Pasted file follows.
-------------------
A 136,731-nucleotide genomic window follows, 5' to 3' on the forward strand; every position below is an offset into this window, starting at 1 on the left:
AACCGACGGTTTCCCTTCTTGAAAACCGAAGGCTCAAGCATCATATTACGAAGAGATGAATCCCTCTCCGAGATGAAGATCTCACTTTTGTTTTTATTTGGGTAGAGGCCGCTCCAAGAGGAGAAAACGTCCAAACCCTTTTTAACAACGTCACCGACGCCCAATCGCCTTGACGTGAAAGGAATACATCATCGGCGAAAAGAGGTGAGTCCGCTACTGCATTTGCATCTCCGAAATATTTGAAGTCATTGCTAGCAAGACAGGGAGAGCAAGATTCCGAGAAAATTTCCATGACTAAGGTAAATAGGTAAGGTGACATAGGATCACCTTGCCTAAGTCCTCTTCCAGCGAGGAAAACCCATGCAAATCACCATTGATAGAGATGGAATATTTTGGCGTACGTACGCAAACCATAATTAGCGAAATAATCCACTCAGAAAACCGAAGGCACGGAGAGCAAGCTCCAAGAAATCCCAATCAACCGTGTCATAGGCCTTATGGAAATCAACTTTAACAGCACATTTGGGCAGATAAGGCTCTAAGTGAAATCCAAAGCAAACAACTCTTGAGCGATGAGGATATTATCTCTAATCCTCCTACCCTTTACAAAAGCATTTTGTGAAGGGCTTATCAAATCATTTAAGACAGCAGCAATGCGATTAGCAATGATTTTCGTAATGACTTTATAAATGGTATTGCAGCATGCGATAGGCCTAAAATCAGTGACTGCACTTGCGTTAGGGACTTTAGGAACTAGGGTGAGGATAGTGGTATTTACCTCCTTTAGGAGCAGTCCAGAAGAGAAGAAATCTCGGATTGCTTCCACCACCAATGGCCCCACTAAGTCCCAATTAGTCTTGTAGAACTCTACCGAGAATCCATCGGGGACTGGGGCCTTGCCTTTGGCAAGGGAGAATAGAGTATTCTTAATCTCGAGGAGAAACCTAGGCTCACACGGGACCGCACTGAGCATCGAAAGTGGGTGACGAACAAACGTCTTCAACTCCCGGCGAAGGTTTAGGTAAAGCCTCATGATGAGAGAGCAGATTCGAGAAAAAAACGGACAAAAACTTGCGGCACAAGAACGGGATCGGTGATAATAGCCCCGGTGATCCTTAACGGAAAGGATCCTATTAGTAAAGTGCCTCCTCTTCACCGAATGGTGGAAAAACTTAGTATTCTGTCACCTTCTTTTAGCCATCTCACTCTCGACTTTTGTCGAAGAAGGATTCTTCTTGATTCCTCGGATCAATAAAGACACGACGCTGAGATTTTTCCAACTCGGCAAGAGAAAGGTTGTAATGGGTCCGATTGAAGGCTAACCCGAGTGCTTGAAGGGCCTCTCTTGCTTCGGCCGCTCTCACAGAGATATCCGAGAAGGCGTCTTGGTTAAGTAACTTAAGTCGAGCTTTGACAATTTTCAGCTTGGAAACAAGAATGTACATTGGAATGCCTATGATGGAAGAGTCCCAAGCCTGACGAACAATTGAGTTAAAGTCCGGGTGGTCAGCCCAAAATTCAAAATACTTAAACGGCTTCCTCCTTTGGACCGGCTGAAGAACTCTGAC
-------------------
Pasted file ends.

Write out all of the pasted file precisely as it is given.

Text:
A 136,731-nucleotide genomic window follows, 5' to 3' on the forward strand; every position below is an offset into this window, starting at 1 on the left:
AACCGACGGTTTCCCTTCTTGAAAACCGAAGGCTCAAGCATCATATTACGAAGAGATGAATCCCTCTCCGAGATGAAGATCTCACTTTTGTTTTTATTTGGGTAGAGGCCGCTCCAAGAGGAGAAAACGTCCAAACCCTTTTTAACAACGTCACCGACGCCCAATCGCCTTGACGTGAAAGGAATACATCATCGGCGAAAAGAGGTGAGTCCGCTACTGCATTTGCATCTCCGAAATATTTGAAGTCATTGCTAGCAAGACAGGGAGAGCAAGATTCCGAGAAAATTTCCATGACTAAGGTAAATAGGTAAGGTGACATAGGATCACCTTGCCTAAGTCCTCTTCCAGCGAGGAAAACCCATGCAAATCACCATTGATAGAGATGGAATATTTTGGCGTACGTACGCAAACCATAATTAGCGAAATAATCCACTCAGAAAACCGAAGGCACGGAGAGCAAGCTCCAAGAAATCCCAATCAACCGTGTCATAGGCCTTATGGAAATCAACTTTAACAGCACATTTGGGCAGATAAGGCTCTAAGTGAAATCCAAAGCAAACAACTCTTGAGCGATGAGGATATTATCTCTAATCCTCCTACCCTTTACAAAAGCATTTTGTGAAGGGCTTATCAAATCATTTAAGACAGCAGCAATGCGATTAGCAATGATTTTCGTAATGACTTTATAAATGGTATTGCAGCATGCGATAGGCCTAAAATCAGTGACTGCACTTGCGTTAGGGACTTTAGGAACTAGGGTGAGGATAGTGGTATTTACCTCCTTTAGGAGCAGTCCAGAAGAGAAGAAATCTCGGATTGCTTCCACCACCAATGGCCCCACTAAGTCCCAATTAGTCTTGTAGAACTCTACCGAGAATCCATCGGGGACTGGGGCCTTGCCTTTGGCAAGGGAGAATAGAGTATTCTTAATCTCGAGGAGAAACCTAGGCTCACACGGGACCGCACTGAGCATCGAAAGTGGGTGACGAACAAACGTCTTCAACTCCCGGCGAAGGTTTAGGTAAAGCCTCATGATGAGAGAGCAGATTCGAGAAAAAAACGGACAAAAACTTGCGGCACAAGAACGGGATCGGTGATAATAGCCCCGGTGATCCTTAACGGAAAGGATCCTATTAGTAAAGTGCCTCCTCTTCACCGAATGGTGGAAAAACTTAGTATTCTGTCACCTTCTTTTAGCCATCTCACTCTCGACTTTTGTCGAAGAAGGATTCTTCTTGATTCCTCGGATCAATAAAGACACGACGCTGAGATTTTTCCAACTCGGCAAGAGAAAGGTTGTAATGGGTCCGATTGAAGGCTAACCCGAGTGCTTGAAGGGCCTCTCTTGCTTCGGCCGCTCTCACAGAGATATCCGAGAAGGCGTCTTGGTTAAGTAACTTAAGTCGAGCTTTGACAATTTTCAGCTTGGAAACAAGAATGTACATTGGAATGCCTATGATGGAAGAGTCCCAAGCCTGACGAACAATTGAGTTAAAGTCCGGGTGGTCAGCCCAAAATTCAAAATACTTAAACGGCTTCCTCCTTTGGACCGGCTGAAGAACTCTGAC